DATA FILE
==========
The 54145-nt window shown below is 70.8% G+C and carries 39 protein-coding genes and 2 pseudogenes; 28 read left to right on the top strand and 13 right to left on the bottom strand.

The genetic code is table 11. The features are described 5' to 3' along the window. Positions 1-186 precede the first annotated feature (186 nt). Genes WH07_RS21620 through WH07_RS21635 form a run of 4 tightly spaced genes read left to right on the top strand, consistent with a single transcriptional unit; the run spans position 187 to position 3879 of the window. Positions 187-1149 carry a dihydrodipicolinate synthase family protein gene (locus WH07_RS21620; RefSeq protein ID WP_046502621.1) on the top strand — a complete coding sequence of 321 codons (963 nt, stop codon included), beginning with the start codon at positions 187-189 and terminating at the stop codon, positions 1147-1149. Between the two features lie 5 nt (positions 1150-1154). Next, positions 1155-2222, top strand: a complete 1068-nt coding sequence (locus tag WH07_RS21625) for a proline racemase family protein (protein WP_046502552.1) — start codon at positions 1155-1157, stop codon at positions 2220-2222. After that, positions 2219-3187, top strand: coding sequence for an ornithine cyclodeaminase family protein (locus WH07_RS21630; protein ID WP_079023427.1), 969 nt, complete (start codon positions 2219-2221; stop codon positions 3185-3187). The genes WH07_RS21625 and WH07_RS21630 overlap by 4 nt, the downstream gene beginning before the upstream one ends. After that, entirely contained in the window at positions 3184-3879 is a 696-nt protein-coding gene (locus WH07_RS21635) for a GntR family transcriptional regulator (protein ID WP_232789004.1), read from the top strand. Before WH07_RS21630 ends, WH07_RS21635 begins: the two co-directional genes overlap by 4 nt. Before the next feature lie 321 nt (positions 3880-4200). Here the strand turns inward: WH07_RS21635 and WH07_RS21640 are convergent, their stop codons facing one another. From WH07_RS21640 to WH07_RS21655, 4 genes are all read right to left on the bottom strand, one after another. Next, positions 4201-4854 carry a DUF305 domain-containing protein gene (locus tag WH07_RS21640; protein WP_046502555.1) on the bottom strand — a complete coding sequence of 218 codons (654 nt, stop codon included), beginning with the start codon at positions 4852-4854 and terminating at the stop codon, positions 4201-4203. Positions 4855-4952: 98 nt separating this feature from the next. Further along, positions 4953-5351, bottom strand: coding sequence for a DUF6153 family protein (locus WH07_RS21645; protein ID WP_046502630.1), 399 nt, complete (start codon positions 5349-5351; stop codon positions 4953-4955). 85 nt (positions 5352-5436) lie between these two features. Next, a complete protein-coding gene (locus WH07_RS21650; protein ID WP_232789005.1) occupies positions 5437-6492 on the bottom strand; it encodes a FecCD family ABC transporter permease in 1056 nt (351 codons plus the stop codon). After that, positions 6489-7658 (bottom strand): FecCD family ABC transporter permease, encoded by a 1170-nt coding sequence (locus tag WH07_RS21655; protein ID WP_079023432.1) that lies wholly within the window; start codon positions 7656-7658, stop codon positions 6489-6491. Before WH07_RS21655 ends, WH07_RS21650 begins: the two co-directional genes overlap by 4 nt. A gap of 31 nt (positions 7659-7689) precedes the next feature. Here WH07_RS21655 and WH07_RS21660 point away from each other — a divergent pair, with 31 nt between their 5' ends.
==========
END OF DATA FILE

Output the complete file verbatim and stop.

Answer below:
The 54145-nt window shown below is 70.8% G+C and carries 39 protein-coding genes and 2 pseudogenes; 28 read left to right on the top strand and 13 right to left on the bottom strand.

The genetic code is table 11. The features are described 5' to 3' along the window. Positions 1-186 precede the first annotated feature (186 nt). Genes WH07_RS21620 through WH07_RS21635 form a run of 4 tightly spaced genes read left to right on the top strand, consistent with a single transcriptional unit; the run spans position 187 to position 3879 of the window. Positions 187-1149 carry a dihydrodipicolinate synthase family protein gene (locus WH07_RS21620; RefSeq protein ID WP_046502621.1) on the top strand — a complete coding sequence of 321 codons (963 nt, stop codon included), beginning with the start codon at positions 187-189 and terminating at the stop codon, positions 1147-1149. Between the two features lie 5 nt (positions 1150-1154). Next, positions 1155-2222, top strand: a complete 1068-nt coding sequence (locus tag WH07_RS21625) for a proline racemase family protein (protein WP_046502552.1) — start codon at positions 1155-1157, stop codon at positions 2220-2222. After that, positions 2219-3187, top strand: coding sequence for an ornithine cyclodeaminase family protein (locus WH07_RS21630; protein ID WP_079023427.1), 969 nt, complete (start codon positions 2219-2221; stop codon positions 3185-3187). The genes WH07_RS21625 and WH07_RS21630 overlap by 4 nt, the downstream gene beginning before the upstream one ends. After that, entirely contained in the window at positions 3184-3879 is a 696-nt protein-coding gene (locus WH07_RS21635) for a GntR family transcriptional regulator (protein ID WP_232789004.1), read from the top strand. Before WH07_RS21630 ends, WH07_RS21635 begins: the two co-directional genes overlap by 4 nt. Before the next feature lie 321 nt (positions 3880-4200). Here the strand turns inward: WH07_RS21635 and WH07_RS21640 are convergent, their stop codons facing one another. From WH07_RS21640 to WH07_RS21655, 4 genes are all read right to left on the bottom strand, one after another. Next, positions 4201-4854 carry a DUF305 domain-containing protein gene (locus tag WH07_RS21640; protein WP_046502555.1) on the bottom strand — a complete coding sequence of 218 codons (654 nt, stop codon included), beginning with the start codon at positions 4852-4854 and terminating at the stop codon, positions 4201-4203. Positions 4855-4952: 98 nt separating this feature from the next. Further along, positions 4953-5351, bottom strand: coding sequence for a DUF6153 family protein (locus WH07_RS21645; protein ID WP_046502630.1), 399 nt, complete (start codon positions 5349-5351; stop codon positions 4953-4955). 85 nt (positions 5352-5436) lie between these two features. Next, a complete protein-coding gene (locus WH07_RS21650; protein ID WP_232789005.1) occupies positions 5437-6492 on the bottom strand; it encodes a FecCD family ABC transporter permease in 1056 nt (351 codons plus the stop codon). After that, positions 6489-7658 (bottom strand): FecCD family ABC transporter permease, encoded by a 1170-nt coding sequence (locus tag WH07_RS21655; protein ID WP_079023432.1) that lies wholly within the window; start codon positions 7656-7658, stop codon positions 6489-6491. Before WH07_RS21655 ends, WH07_RS21650 begins: the two co-directional genes overlap by 4 nt. A gap of 31 nt (positions 7659-7689) precedes the next feature. Here WH07_RS21655 and WH07_RS21660 point away from each other — a divergent pair, with 31 nt between their 5' ends.